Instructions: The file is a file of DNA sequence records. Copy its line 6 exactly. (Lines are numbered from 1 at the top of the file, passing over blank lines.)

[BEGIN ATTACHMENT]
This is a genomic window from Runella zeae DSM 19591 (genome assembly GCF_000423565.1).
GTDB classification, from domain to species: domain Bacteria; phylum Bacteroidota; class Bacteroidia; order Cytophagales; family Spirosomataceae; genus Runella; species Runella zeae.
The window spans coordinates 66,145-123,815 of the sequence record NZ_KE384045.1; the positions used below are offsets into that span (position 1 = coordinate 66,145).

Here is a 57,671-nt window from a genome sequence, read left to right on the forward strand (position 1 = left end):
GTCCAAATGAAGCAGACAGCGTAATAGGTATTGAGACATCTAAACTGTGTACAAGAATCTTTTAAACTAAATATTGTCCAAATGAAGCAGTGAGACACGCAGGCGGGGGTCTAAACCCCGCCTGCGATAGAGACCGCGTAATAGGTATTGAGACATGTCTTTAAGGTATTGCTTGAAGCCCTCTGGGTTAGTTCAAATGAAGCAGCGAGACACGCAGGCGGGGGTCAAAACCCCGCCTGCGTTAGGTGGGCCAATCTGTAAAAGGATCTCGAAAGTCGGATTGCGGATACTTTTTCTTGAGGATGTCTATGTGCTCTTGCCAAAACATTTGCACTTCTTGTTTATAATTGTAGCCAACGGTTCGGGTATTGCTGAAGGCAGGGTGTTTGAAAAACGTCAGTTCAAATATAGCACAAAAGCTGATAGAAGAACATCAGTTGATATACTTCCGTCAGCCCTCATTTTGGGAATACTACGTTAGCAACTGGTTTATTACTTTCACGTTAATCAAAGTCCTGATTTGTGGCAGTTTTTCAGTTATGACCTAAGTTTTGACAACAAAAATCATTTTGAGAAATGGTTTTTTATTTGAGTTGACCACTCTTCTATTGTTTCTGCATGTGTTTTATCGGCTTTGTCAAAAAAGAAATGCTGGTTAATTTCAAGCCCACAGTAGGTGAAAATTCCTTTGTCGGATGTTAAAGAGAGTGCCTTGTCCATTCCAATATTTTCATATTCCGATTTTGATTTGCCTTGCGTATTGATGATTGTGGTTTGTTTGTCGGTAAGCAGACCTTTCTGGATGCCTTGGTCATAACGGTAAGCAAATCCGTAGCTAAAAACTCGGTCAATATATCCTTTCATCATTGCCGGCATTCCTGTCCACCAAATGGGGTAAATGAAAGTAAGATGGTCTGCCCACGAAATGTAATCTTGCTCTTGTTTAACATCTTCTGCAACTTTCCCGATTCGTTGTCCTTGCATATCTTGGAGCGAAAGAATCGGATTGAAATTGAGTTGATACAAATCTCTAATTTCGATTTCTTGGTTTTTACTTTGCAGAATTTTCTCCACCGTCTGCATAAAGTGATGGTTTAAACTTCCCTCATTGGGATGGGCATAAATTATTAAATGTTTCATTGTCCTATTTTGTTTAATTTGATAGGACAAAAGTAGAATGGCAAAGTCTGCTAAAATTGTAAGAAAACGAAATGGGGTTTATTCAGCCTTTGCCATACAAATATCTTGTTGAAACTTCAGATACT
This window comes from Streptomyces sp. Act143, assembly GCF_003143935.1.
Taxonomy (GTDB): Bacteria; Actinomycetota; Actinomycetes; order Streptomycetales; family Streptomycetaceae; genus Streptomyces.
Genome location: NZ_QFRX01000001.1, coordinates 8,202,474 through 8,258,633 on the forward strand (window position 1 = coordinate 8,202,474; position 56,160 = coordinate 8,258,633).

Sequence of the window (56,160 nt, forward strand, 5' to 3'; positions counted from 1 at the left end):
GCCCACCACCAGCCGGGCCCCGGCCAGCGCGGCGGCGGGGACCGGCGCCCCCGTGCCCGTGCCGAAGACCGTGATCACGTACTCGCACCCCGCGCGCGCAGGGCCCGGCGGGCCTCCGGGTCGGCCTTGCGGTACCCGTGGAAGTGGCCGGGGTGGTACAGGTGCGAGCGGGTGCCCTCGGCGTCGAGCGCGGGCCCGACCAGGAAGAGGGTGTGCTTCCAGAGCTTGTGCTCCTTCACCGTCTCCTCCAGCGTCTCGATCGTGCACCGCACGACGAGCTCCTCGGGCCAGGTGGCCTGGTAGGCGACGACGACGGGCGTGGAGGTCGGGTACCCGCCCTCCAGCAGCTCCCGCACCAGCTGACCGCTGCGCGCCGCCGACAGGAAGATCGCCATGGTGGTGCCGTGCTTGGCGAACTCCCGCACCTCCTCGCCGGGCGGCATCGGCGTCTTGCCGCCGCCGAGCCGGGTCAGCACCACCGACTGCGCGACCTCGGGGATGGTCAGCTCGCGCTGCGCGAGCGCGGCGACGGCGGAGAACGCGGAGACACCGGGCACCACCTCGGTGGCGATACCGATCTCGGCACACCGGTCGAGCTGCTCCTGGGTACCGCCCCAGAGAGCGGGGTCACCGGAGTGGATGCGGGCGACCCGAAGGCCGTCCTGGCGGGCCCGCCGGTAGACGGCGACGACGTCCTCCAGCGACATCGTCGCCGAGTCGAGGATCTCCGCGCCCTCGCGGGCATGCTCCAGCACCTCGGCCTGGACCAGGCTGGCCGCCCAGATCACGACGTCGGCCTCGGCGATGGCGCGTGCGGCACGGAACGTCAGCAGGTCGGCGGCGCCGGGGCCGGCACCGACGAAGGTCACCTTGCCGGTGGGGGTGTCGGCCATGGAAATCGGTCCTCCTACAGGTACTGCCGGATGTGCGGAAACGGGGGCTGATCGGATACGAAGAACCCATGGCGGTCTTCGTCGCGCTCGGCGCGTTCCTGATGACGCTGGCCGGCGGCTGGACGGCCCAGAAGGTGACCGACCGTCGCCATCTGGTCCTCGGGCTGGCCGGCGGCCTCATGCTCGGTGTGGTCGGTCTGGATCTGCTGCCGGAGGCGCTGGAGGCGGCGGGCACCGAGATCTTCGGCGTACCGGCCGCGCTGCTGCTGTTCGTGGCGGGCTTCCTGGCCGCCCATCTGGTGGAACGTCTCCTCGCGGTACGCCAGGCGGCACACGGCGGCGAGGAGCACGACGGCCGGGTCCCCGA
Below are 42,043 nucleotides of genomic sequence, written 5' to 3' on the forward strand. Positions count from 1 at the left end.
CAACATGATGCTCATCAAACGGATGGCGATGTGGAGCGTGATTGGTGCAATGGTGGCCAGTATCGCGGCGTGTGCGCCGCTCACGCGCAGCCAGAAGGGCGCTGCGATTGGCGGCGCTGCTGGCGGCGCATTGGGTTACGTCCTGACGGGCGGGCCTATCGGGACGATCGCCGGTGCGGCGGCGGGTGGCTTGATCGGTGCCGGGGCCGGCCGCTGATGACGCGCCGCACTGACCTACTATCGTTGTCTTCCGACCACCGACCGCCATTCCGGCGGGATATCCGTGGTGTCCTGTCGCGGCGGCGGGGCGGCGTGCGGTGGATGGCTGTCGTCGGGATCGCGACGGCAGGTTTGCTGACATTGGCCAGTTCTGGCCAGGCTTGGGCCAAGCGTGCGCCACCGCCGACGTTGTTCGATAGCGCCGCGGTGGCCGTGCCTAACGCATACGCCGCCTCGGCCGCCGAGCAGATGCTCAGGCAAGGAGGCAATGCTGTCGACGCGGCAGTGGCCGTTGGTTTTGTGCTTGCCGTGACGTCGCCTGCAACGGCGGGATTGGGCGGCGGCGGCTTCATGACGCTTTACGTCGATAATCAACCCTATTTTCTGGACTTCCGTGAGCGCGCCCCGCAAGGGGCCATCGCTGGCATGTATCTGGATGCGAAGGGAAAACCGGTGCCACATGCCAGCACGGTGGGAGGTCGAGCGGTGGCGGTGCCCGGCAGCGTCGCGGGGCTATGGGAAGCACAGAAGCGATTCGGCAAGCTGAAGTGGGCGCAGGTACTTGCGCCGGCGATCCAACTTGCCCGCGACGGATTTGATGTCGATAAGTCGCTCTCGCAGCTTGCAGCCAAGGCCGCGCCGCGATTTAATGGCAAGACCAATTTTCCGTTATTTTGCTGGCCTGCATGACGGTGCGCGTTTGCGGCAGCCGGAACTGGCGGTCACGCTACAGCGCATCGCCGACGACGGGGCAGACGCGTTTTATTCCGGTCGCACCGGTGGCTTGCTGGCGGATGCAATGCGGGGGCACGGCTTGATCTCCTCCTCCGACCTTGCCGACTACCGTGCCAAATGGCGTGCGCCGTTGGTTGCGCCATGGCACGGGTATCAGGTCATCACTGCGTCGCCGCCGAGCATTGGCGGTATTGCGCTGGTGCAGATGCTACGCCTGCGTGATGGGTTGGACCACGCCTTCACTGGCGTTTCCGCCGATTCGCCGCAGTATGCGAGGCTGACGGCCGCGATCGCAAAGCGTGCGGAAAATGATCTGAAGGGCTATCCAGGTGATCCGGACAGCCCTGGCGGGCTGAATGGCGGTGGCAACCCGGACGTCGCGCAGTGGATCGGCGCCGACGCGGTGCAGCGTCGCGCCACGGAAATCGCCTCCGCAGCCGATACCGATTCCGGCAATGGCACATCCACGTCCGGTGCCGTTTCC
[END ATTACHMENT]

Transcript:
This window comes from Streptomyces sp. Act143, assembly GCF_003143935.1.